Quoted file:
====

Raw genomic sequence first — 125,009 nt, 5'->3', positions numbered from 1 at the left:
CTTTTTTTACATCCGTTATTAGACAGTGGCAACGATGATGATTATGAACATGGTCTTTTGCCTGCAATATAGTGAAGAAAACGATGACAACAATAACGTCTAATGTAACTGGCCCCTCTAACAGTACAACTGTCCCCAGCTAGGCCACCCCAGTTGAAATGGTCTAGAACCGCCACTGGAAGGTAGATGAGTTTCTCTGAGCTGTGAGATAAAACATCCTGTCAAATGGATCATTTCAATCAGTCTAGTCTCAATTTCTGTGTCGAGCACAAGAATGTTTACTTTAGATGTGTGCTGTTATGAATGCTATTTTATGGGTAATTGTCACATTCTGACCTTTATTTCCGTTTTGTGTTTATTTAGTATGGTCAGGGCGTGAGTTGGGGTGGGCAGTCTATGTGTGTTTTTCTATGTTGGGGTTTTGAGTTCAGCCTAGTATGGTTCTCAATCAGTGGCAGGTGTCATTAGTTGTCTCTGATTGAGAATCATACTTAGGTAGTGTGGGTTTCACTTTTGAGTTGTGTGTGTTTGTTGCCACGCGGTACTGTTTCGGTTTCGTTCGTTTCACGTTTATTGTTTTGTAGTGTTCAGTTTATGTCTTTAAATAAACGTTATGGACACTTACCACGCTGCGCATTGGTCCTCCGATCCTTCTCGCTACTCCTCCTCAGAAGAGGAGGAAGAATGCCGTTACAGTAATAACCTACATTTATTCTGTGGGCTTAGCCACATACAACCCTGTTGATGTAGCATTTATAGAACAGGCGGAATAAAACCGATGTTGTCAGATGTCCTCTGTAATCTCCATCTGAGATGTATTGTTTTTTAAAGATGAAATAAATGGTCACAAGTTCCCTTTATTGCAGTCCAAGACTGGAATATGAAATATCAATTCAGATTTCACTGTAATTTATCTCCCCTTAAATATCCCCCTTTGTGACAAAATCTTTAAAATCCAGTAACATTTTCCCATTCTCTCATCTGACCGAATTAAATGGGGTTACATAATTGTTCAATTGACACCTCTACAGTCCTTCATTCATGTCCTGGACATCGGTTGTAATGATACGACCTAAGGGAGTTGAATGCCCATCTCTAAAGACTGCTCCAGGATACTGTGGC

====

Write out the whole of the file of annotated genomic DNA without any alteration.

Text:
Raw genomic sequence first — 125,009 nt, 5'->3', positions numbered from 1 at the left:
CTTTTTTTACATCCGTTATTAGACAGTGGCAACGATGATGATTATGAACATGGTCTTTTGCCTGCAATATAGTGAAGAAAACGATGACAACAATAACGTCTAATGTAACTGGCCCCTCTAACAGTACAACTGTCCCCAGCTAGGCCACCCCAGTTGAAATGGTCTAGAACCGCCACTGGAAGGTAGATGAGTTTCTCTGAGCTGTGAGATAAAACATCCTGTCAAATGGATCATTTCAATCAGTCTAGTCTCAATTTCTGTGTCGAGCACAAGAATGTTTACTTTAGATGTGTGCTGTTATGAATGCTATTTTATGGGTAATTGTCACATTCTGACCTTTATTTCCGTTTTGTGTTTATTTAGTATGGTCAGGGCGTGAGTTGGGGTGGGCAGTCTATGTGTGTTTTTCTATGTTGGGGTTTTGAGTTCAGCCTAGTATGGTTCTCAATCAGTGGCAGGTGTCATTAGTTGTCTCTGATTGAGAATCATACTTAGGTAGTGTGGGTTTCACTTTTGAGTTGTGTGTGTTTGTTGCCACGCGGTACTGTTTCGGTTTCGTTCGTTTCACGTTTATTGTTTTGTAGTGTTCAGTTTATGTCTTTAAATAAACGTTATGGACACTTACCACGCTGCGCATTGGTCCTCCGATCCTTCTCGCTACTCCTCCTCAGAAGAGGAGGAAGAATGCCGTTACAGTAATAACCTACATTTATTCTGTGGGCTTAGCCACATACAACCCTGTTGATGTAGCATTTATAGAACAGGCGGAATAAAACCGATGTTGTCAGATGTCCTCTGTAATCTCCATCTGAGATGTATTGTTTTTTAAAGATGAAATAAATGGTCACAAGTTCCCTTTATTGCAGTCCAAGACTGGAATATGAAATATCAATTCAGATTTCACTGTAATTTATCTCCCCTTAAATATCCCCCTTTGTGACAAAATCTTTAAAATCCAGTAACATTTTCCCATTCTCTCATCTGACCGAATTAAATGGGGTTACATAATTGTTCAATTGACACCTCTACAGTCCTTCATTCATGTCCTGGACATCGGTTGTAATGATACGACCTAAGGGAGTTGAATGCCCATCTCTAAAGACTGCTCCAGGATACTGTGGC